Advances in computational photography are just beginning to find their way into mainstream cameras
Much of the data processing involved in computational photography is still too slow and cumbersome for an average photographer, says Kari Pulli, a research fellow at Nokia Research Center in Palo Alto, CA, who is collaborating with MIT researchers. Right now, for instance, it takes time and effort to de-blur a photo after it has been shot: it still must be uploaded to a program running on a computer, because the technology has yet to be incorporated into a camera in a user-friendly fashion.
But camera technology is steadily improving. “The current cell phones have the computational power of your laptop five or seven years ago, and image quality has increased a lot,” says Pulli. And even though cameras can’t yet do things like change the lighting of a scene on the fly, some concepts drawn from computational photography are slowly finding their way into the market.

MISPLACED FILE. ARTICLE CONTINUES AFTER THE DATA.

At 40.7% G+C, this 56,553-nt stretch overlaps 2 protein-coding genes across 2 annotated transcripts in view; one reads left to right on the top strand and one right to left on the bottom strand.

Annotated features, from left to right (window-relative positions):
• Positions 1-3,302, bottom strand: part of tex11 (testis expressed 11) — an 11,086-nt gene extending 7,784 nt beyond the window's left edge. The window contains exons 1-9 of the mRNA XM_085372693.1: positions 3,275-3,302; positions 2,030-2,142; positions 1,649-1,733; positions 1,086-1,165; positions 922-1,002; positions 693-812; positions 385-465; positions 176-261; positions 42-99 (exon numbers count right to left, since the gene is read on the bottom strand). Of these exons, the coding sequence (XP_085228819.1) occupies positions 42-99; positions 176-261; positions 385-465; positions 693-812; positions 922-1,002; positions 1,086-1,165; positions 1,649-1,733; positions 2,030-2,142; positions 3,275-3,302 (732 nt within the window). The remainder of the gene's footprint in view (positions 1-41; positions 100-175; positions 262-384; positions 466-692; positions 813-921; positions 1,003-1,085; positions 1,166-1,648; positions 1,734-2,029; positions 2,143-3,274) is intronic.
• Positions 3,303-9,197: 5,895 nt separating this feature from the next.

Adobe’s Photoshop, for example, now has tools that allow a user to combine a series of photographs taken of a scene at various exposures. The effect is an eerie layering of the contrast information from all the exposures, yielding darker blacks and brighter whites.
Meanwhile, camera manufacturers are taking advantage of computational techniques to correct distortions or chromatic aberrations caused by imperfect lenses. “Lens makers try to come up with lens designs that fight problems as best they can,” says Frédo Durand, an associate professor of electrical engineering. But now, he says, those problems can be fixed after a picture is taken. “That means there’s not as much pressure on the manufacturers to get that right,” Durand says. It also means that consumers can expect to pay less for a camera that takes high-quality images.
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